This country gives every citizen the opportunity to vote. It's an opportunity individuals have the freedom to accept or not. Because jury duty is tied to voter registration, it, too, has become an option people can accept or evade.
It ought not to be. Jury duty isn't an exercise for the civic-minded only. It is an essential part of this country's system of justice and a responsibility common to every adult who lives here.
That is a good reason to support Anne Arundel County public defender Alan R. Friedman's suggestion that the juror pool be expanded beyond voter registration lists to include Motor Vehicle Administration registration lists as well.
The state Board of Election Laws estimates that "thousands" of people don't register to vote in order to avoid jury duty; the number who simply don't bother to sign up to vote -- while not consciously trying to get out of sitting on a jury -- probably is even greater.
The current system of jury selection allows all these people to absolve themselves of a responsibility that should have nothing to do with one's willingness to get involved in civic affairs.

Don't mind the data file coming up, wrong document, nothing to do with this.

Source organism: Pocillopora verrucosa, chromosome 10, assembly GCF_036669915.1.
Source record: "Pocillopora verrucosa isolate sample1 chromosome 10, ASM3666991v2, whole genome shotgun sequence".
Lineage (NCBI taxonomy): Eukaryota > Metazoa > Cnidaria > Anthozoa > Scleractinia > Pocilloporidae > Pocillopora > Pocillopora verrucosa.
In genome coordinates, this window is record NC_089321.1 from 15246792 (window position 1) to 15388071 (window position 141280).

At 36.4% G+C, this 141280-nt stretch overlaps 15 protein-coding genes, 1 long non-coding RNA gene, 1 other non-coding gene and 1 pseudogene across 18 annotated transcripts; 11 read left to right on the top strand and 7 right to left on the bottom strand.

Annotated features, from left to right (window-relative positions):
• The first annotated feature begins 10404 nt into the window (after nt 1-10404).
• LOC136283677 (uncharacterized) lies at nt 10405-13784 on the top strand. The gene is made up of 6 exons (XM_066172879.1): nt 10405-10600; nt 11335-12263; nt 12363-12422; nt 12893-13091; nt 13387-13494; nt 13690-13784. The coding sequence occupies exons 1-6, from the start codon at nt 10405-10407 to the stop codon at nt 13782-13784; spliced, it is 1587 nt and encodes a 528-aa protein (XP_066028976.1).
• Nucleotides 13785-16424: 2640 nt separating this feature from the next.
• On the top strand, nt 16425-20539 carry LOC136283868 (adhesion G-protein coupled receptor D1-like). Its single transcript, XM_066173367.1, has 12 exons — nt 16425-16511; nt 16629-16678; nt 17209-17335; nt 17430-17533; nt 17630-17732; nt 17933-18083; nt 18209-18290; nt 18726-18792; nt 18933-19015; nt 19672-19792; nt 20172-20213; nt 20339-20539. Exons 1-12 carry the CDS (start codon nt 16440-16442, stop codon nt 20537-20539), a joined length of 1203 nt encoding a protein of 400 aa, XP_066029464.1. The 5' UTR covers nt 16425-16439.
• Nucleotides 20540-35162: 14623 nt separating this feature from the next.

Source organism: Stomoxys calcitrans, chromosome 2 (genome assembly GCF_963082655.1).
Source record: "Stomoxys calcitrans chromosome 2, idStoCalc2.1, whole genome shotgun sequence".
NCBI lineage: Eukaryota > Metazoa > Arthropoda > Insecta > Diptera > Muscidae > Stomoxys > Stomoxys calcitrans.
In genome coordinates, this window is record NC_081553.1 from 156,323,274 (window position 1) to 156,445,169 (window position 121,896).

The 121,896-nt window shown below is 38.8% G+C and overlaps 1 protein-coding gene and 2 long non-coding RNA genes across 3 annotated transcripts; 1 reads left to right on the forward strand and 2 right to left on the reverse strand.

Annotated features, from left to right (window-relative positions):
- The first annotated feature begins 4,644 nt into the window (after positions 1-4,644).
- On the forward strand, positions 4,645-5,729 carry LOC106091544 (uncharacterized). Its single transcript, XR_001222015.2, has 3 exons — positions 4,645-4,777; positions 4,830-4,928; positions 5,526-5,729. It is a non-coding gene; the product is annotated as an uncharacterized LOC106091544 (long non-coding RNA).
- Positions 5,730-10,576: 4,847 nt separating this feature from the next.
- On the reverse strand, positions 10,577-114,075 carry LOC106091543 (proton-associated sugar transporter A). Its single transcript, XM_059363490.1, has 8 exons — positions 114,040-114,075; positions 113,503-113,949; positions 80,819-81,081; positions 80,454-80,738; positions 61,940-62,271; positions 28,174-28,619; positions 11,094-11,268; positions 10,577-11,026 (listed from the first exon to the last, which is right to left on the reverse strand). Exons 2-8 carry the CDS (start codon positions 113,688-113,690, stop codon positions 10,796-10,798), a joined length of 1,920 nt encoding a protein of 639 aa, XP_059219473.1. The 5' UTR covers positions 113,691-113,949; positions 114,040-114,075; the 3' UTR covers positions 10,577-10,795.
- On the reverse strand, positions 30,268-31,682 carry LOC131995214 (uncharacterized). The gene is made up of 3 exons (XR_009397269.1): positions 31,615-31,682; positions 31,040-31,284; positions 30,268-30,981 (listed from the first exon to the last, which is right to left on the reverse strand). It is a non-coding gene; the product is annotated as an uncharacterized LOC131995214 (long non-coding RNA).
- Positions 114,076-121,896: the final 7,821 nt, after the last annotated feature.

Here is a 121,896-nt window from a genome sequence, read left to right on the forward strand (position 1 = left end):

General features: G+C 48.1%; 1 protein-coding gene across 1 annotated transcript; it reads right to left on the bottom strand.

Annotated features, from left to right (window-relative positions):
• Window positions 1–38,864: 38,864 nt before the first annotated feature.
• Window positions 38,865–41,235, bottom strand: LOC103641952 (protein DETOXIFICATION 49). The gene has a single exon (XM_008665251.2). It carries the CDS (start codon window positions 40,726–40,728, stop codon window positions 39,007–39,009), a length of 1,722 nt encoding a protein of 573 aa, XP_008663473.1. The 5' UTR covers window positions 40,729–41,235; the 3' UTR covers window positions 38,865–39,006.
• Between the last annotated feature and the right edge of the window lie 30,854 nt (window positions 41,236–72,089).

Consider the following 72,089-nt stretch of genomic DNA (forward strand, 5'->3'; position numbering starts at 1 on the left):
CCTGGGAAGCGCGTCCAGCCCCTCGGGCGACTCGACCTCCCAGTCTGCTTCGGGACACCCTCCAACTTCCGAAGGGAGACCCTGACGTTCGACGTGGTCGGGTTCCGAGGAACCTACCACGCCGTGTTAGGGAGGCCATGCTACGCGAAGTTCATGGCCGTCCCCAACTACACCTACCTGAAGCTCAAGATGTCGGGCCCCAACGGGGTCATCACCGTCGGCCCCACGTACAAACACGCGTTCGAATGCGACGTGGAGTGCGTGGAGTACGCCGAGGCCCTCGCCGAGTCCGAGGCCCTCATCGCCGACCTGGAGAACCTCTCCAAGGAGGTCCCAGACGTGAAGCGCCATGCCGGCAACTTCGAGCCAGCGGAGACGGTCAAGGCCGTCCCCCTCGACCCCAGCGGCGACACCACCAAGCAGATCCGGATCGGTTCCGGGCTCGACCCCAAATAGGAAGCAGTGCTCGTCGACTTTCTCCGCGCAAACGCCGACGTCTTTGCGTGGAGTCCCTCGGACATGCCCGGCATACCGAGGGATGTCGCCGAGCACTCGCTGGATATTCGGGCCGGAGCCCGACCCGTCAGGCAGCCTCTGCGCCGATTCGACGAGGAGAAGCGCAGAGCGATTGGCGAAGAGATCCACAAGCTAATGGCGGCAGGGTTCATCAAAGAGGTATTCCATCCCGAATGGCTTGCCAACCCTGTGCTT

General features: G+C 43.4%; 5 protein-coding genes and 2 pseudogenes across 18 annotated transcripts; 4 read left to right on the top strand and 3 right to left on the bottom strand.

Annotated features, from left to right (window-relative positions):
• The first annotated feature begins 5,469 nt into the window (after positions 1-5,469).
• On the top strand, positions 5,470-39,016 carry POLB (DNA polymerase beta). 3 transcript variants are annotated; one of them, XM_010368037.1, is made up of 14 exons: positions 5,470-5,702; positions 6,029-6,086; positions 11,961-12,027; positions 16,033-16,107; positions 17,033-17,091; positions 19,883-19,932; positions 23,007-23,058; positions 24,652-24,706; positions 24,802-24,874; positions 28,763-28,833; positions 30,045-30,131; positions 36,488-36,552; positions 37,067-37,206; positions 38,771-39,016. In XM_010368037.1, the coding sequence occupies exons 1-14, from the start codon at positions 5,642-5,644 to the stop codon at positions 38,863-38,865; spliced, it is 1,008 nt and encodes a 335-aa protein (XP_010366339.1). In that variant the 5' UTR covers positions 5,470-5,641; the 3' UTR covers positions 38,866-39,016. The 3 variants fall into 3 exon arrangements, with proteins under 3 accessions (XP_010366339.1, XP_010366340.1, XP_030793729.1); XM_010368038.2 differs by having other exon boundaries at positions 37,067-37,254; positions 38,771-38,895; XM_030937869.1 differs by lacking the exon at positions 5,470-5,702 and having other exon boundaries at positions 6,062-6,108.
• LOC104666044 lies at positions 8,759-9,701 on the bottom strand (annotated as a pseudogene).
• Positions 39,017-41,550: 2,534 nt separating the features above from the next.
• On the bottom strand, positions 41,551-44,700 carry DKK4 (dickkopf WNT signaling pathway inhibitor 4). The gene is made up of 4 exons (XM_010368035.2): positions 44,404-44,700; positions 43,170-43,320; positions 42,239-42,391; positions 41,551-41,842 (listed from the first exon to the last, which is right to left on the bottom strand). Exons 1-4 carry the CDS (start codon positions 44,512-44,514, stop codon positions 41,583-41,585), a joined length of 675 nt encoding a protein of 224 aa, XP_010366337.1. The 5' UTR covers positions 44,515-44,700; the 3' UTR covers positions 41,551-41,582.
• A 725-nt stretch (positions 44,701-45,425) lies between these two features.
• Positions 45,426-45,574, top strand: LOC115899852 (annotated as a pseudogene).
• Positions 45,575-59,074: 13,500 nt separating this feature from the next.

Political involvement and community activism are not requirements for jurors. A defendant has a right to be judged by a jury of his or her peers, whatever type of people they may be.
The practical advantages of drawing jurors from the voting rolls and MVA records are clear. Opening the jury pool to drivers means better minority representation, which is one of Mr. Friedman's primary reasons for proposing the change.
No one knows exactly how many county jurors are non-white. But minorities account for 12 percent of the population, and court observers say minority representation on local juries is well below that.
By spreading the burden, a larger jury pool will also mean that people will be called to serve less often, though admittedly there does not seem to be a big problem in the county with jurors being called too frequently.
The state Court of Appeals, which would have to consent to a change in jury selection, has already approved such a move in Baltimore City, where, as in Anne Arundel, the courts are concerned about enlarging the jury pool. We hope local judges follow through on Mr. Friedman's suggestion and make a similar request of the appellate court.
As it is, serving on a jury is a choice. It ought to be considered an obligation.